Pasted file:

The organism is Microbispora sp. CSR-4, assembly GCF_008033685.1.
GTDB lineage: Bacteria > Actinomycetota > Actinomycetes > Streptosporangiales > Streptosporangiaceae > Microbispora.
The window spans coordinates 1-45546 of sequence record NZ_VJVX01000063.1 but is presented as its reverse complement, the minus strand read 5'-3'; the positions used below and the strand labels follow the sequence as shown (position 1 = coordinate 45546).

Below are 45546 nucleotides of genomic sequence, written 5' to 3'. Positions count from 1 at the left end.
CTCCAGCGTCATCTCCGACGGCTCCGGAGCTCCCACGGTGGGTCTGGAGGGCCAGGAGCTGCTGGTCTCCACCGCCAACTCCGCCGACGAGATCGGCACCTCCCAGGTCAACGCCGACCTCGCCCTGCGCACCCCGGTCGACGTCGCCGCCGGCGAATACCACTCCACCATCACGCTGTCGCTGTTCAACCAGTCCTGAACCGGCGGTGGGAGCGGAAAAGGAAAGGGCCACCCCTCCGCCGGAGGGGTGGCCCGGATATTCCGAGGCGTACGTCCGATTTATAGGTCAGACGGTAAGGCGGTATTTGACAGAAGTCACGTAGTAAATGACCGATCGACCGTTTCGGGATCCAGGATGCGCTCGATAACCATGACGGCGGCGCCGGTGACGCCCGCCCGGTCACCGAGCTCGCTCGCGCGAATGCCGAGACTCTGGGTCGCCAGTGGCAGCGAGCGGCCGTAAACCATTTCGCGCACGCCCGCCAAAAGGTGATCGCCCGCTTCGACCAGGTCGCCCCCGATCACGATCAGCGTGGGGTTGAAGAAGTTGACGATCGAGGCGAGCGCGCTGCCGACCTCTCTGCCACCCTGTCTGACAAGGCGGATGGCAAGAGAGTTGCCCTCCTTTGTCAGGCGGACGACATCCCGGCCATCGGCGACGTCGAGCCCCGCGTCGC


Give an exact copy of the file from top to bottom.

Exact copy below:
The organism is Microbispora sp. CSR-4, assembly GCF_008033685.1.
GTDB lineage: Bacteria > Actinomycetota > Actinomycetes > Streptosporangiales > Streptosporangiaceae > Microbispora.
The window spans coordinates 1-45546 of sequence record NZ_VJVX01000063.1 but is presented as its reverse complement, the minus strand read 5'-3'; the positions used below and the strand labels follow the sequence as shown (position 1 = coordinate 45546).

Below are 45546 nucleotides of genomic sequence, written 5' to 3'. Positions count from 1 at the left end.
CTCCAGCGTCATCTCCGACGGCTCCGGAGCTCCCACGGTGGGTCTGGAGGGCCAGGAGCTGCTGGTCTCCACCGCCAACTCCGCCGACGAGATCGGCACCTCCCAGGTCAACGCCGACCTCGCCCTGCGCACCCCGGTCGACGTCGCCGCCGGCGAATACCACTCCACCATCACGCTGTCGCTGTTCAACCAGTCCTGAACCGGCGGTGGGAGCGGAAAAGGAAAGGGCCACCCCTCCGCCGGAGGGGTGGCCCGGATATTCCGAGGCGTACGTCCGATTTATAGGTCAGACGGTAAGGCGGTATTTGACAGAAGTCACGTAGTAAATGACCGATCGACCGTTTCGGGATCCAGGATGCGCTCGATAACCATGACGGCGGCGCCGGTGACGCCCGCCCGGTCACCGAGCTCGCTCGCGCGAATGCCGAGACTCTGGGTCGCCAGTGGCAGCGAGCGGCCGTAAACCATTTCGCGCACGCCCGCCAAAAGGTGATCGCCCGCTTCGACCAGGTCGCCCCCGATCACGATCAGCGTGGGGTTGAAGAAGTTGACGATCGAGGCGAGCGCGCTGCCGACCTCTCTGCCACCCTGTCTGACAAGGCGGATGGCAAGAGAGTTGCCCTCCTTTGTCAGGCGGACGACATCCCGGCCATCGGCGACGTCGAGCCCCGCGTCGC